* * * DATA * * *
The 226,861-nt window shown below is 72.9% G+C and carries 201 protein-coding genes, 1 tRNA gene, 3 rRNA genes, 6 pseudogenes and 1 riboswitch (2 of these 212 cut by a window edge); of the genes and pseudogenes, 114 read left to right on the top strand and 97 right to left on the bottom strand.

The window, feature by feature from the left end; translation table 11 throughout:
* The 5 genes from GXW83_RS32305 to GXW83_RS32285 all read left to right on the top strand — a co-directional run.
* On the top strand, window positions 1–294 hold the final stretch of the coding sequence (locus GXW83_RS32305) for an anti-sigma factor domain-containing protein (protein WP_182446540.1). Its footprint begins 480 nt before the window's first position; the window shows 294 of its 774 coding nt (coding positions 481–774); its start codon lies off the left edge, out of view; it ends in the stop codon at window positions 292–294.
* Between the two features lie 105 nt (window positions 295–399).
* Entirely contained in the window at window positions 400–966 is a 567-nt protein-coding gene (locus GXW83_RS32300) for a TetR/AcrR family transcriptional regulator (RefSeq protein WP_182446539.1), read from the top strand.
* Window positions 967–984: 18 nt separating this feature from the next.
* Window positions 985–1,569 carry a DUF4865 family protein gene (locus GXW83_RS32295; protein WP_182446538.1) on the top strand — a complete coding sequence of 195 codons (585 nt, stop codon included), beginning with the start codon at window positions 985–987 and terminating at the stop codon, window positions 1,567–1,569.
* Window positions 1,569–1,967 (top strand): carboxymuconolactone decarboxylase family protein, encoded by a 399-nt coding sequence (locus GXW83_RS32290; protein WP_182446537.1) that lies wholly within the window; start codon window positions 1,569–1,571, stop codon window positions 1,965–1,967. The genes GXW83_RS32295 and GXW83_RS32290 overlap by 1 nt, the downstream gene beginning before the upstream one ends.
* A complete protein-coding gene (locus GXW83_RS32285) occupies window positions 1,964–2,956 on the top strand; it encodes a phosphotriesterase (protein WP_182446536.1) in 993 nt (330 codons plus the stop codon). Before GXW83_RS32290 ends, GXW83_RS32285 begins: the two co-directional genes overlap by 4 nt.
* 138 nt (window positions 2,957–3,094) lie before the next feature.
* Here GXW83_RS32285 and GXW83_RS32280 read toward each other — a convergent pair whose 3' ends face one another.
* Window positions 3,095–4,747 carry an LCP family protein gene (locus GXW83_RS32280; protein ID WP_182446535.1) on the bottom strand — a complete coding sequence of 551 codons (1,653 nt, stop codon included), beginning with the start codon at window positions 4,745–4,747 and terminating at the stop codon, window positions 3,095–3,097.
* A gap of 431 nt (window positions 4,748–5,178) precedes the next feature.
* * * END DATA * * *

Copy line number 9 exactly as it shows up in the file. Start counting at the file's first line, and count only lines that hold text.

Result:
* Window positions 1,569–1,967 (top strand): carboxymuconolactone decarboxylase family protein, encoded by a 399-nt coding sequence (locus GXW83_RS32290; protein WP_182446537.1) that lies wholly within the window; start codon window positions 1,569–1,571, stop codon window positions 1,965–1,967. The genes GXW83_RS32295 and GXW83_RS32290 overlap by 1 nt, the downstream gene beginning before the upstream one ends.